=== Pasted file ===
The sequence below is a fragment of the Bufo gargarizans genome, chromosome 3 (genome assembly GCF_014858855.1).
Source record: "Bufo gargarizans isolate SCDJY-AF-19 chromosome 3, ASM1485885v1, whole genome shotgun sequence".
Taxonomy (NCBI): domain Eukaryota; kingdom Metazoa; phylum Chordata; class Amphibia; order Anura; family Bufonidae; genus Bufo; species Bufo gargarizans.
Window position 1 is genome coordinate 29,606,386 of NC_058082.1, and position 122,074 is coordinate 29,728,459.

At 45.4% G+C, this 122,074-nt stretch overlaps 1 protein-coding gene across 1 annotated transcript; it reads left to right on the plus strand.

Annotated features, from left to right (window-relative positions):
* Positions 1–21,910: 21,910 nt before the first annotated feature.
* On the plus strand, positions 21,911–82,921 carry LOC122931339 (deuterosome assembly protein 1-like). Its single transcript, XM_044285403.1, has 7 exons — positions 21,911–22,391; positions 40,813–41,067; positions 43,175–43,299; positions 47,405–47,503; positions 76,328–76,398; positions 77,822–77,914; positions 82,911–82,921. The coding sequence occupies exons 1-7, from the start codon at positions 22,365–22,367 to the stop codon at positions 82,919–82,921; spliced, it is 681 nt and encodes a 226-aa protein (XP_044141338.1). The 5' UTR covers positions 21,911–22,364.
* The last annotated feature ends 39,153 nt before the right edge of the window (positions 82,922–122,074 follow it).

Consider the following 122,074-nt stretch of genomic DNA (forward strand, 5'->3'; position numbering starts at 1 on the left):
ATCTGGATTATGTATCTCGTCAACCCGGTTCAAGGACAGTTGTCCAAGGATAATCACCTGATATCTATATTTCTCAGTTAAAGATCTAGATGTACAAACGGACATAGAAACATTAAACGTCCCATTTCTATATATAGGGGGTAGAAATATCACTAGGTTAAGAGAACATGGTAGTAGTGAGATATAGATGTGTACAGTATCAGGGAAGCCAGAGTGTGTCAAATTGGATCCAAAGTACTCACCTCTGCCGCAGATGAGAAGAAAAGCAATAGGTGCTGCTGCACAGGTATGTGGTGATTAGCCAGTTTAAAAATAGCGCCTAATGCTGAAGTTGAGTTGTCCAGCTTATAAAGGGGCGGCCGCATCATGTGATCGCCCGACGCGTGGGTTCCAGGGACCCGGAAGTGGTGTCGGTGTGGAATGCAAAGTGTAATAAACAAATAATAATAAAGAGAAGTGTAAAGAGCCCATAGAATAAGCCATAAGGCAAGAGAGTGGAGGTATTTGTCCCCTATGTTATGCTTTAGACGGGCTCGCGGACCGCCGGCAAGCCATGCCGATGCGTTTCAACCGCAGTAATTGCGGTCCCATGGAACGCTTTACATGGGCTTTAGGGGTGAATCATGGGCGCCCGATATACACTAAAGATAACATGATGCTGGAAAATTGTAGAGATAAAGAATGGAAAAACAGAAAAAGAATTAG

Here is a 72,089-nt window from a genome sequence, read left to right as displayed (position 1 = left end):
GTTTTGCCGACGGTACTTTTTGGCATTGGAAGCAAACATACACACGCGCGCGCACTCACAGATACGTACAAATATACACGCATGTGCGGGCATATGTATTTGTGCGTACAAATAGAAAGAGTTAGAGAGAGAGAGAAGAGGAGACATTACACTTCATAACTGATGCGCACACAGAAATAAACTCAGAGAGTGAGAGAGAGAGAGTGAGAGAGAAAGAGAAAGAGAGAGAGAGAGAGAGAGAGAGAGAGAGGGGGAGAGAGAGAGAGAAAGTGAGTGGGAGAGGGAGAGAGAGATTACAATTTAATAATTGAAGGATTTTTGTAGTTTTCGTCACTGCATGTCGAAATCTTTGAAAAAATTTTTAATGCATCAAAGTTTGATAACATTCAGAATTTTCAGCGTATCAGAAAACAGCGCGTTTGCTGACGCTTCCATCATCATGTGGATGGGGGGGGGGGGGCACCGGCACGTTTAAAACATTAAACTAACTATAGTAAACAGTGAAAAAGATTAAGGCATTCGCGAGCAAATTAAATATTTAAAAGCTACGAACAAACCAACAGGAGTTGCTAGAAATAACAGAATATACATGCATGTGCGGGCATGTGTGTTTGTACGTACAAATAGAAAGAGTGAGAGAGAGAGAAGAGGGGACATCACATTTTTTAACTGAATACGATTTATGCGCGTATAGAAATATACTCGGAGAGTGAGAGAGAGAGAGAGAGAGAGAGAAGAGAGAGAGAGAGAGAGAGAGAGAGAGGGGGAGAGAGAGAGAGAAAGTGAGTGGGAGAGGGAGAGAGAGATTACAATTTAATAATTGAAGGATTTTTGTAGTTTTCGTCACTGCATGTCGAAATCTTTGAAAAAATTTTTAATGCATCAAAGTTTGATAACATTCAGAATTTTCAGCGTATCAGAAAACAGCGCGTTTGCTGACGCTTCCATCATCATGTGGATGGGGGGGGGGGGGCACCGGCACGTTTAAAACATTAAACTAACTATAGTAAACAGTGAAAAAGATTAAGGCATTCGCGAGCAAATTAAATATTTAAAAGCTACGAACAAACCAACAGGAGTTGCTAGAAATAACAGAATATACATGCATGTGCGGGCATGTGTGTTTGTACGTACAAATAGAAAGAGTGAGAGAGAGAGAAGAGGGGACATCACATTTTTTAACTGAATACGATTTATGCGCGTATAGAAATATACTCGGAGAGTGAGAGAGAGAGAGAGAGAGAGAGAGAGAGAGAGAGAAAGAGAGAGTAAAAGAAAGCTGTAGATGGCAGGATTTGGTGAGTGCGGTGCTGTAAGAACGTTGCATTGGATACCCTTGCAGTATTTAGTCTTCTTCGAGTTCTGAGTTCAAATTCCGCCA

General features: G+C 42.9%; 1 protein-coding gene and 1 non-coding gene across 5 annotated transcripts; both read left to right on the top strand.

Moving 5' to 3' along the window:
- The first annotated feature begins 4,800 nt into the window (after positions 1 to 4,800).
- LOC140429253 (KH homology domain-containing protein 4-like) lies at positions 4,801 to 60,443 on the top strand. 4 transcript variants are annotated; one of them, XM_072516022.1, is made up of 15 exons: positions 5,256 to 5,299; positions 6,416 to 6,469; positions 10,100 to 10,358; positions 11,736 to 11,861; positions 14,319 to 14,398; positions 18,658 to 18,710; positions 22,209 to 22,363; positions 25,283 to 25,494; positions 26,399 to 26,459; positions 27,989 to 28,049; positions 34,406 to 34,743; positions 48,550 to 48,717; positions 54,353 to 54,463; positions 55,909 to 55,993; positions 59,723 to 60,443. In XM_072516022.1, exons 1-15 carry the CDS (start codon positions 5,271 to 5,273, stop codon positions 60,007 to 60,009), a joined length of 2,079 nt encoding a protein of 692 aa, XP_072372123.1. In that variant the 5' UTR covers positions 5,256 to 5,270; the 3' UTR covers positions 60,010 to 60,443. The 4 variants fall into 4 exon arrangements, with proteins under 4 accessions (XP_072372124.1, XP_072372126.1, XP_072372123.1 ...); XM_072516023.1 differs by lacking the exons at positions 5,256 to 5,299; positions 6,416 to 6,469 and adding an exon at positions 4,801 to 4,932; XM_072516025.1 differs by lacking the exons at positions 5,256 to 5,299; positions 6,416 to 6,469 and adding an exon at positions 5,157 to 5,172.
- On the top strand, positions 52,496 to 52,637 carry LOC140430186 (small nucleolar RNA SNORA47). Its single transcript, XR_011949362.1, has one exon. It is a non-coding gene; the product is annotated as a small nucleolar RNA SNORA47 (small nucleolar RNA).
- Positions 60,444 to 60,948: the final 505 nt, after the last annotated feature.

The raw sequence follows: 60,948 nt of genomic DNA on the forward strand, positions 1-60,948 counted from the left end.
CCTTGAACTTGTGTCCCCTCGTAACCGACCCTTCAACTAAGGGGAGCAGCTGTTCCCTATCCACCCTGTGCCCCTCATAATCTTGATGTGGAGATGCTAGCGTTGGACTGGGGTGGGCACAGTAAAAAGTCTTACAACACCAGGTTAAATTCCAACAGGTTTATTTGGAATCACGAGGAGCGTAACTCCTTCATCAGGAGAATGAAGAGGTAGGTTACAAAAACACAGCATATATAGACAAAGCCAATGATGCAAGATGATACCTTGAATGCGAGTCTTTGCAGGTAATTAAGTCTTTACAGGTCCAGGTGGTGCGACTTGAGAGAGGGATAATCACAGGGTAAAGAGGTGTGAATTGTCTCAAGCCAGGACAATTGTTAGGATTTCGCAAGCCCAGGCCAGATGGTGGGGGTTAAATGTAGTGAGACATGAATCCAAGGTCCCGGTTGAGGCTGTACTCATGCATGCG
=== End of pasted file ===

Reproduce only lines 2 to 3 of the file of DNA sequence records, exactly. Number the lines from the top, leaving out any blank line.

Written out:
Source record: "Bufo gargarizans isolate SCDJY-AF-19 chromosome 3, ASM1485885v1, whole genome shotgun sequence".
Taxonomy (NCBI): domain Eukaryota; kingdom Metazoa; phylum Chordata; class Amphibia; order Anura; family Bufonidae; genus Bufo; species Bufo gargarizans.